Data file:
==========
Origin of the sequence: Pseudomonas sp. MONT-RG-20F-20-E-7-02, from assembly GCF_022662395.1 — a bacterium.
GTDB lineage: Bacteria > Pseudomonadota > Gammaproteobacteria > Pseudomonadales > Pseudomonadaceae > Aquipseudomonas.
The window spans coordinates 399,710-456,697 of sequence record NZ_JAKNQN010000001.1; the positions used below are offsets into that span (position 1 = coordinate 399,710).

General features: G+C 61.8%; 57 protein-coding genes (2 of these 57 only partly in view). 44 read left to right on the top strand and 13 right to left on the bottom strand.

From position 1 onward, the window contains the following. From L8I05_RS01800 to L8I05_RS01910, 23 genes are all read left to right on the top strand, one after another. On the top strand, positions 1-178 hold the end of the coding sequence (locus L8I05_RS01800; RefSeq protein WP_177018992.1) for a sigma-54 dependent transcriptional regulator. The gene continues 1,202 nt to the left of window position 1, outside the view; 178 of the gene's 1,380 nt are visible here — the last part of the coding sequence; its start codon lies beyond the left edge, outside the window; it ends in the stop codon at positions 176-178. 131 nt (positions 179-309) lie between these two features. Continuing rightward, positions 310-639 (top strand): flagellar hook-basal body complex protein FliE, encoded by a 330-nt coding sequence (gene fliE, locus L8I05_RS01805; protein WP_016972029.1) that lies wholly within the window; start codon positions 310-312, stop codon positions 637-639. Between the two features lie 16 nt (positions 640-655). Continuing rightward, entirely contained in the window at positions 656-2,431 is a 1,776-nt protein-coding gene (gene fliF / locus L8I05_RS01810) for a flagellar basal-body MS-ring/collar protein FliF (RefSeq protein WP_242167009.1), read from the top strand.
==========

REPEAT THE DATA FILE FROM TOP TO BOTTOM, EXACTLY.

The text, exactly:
Origin of the sequence: Pseudomonas sp. MONT-RG-20F-20-E-7-02, from assembly GCF_022662395.1 — a bacterium.
GTDB lineage: Bacteria > Pseudomonadota > Gammaproteobacteria > Pseudomonadales > Pseudomonadaceae > Aquipseudomonas.
The window spans coordinates 399,710-456,697 of sequence record NZ_JAKNQN010000001.1; the positions used below are offsets into that span (position 1 = coordinate 399,710).

General features: G+C 61.8%; 57 protein-coding genes (2 of these 57 only partly in view). 44 read left to right on the top strand and 13 right to left on the bottom strand.

From position 1 onward, the window contains the following. From L8I05_RS01800 to L8I05_RS01910, 23 genes are all read left to right on the top strand, one after another. On the top strand, positions 1-178 hold the end of the coding sequence (locus L8I05_RS01800; RefSeq protein WP_177018992.1) for a sigma-54 dependent transcriptional regulator. The gene continues 1,202 nt to the left of window position 1, outside the view; 178 of the gene's 1,380 nt are visible here — the last part of the coding sequence; its start codon lies beyond the left edge, outside the window; it ends in the stop codon at positions 176-178. 131 nt (positions 179-309) lie between these two features. Continuing rightward, positions 310-639 (top strand): flagellar hook-basal body complex protein FliE, encoded by a 330-nt coding sequence (gene fliE, locus L8I05_RS01805; protein WP_016972029.1) that lies wholly within the window; start codon positions 310-312, stop codon positions 637-639. Between the two features lie 16 nt (positions 640-655). Continuing rightward, entirely contained in the window at positions 656-2,431 is a 1,776-nt protein-coding gene (gene fliF / locus L8I05_RS01810) for a flagellar basal-body MS-ring/collar protein FliF (RefSeq protein WP_242167009.1), read from the top strand.